NewsLocal News


City of Billings works to locate unmarked graves at Mountview Cemetery

Posted at 8:25 PM, Sep 08, 2022
and last updated 2022-09-09 10:30:11-04

BILLINGS — At Mountview Cemetery in Billings, there’s a mystery waiting to be solved. Dozens of people are buried there without grave markers. With the help of a MSU Billings professor, the city is working to try and identify exactly where these graves are.

At the largest and oldest continuously operated cemetery in the region, there’s a lot of history just waiting to be unearthed.

“These people are literally invisible. They’ve been forgotten for nearly a hundred years at this point. They deserve to have their name recognized in the record,” said the Western Heritage Center community historian, Lauren Hunley, on Wednesday.

That’s where MSUB history professor, Dr. Thomas Rust, comes in. He was contacted by city parks and rec last year with an unusual request.

“They had a number of areas that they would like explored here to see how many people and where they would be buried,” Rust said on Tuesday.


His 2022 spring semester class accepted that challenge. They spent weeks combing the cemetery with ground penetrating radar, identifying dozens upon dozens of unmarked graves.

“This unit down here is a 500-megahertz ground penetrating radar and it sends radio waves into the ground and when it reaches something hard, it will send an image back to the receiver part of the unit which then goes through this wire into the computer, which then gives me a graphic display and lets me know there’s something under there,” Rust said.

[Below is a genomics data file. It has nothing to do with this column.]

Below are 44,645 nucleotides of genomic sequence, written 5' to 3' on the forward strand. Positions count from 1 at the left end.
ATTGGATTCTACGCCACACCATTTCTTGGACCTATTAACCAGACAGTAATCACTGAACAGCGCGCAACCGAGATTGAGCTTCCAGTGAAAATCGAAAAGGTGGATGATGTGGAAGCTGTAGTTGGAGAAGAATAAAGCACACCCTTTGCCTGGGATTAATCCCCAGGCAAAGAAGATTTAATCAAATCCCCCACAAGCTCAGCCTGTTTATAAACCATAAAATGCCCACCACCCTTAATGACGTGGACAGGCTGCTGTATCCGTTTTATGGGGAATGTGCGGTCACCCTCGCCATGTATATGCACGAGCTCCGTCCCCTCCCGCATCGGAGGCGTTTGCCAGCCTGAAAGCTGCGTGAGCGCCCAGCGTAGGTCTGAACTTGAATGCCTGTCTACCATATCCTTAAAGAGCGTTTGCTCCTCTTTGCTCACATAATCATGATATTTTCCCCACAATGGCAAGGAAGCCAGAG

Rust compares it to mowing your yard: You just walk back and forth until the radio waves tell you there’s something in the ground. The clarity of the images largely depends on the topography of the area.

“It’s fun to do that, and when something pops up on the screen, it gives you that little thrill,” said Rust.

The first burial at Mountview Cemetery likely happened back in 1882, when a homesteader named Daniel Larson set aside several acres of land for a community cemetery.


Hunley said many buried there were people who couldn’t afford proper burials. Their graves are called potter's graves.

“The city or the county would take over your burial and it would be as bare as you can get it. Wooden box, dig a hole, bury you, no service, no flowers, usually no marker,” said Hunley.

There were also at least three mass graves in the cemetery from when the flu pandemic hit Montana back in 1918.

“We want to be able to identify one, where the grave is because once we can identify that location, we can start to understand and start putting names to those people,” Hunley said.

It’s a mission that Rust is determined to complete because he believes marking these graves is important not only from a historical standpoint but also from a moral one.

“It gives these people a certain level of dignity and respect to know where they are even if we can’t put a specific name to the individual, that at least we know there are individuals there,” Rust said.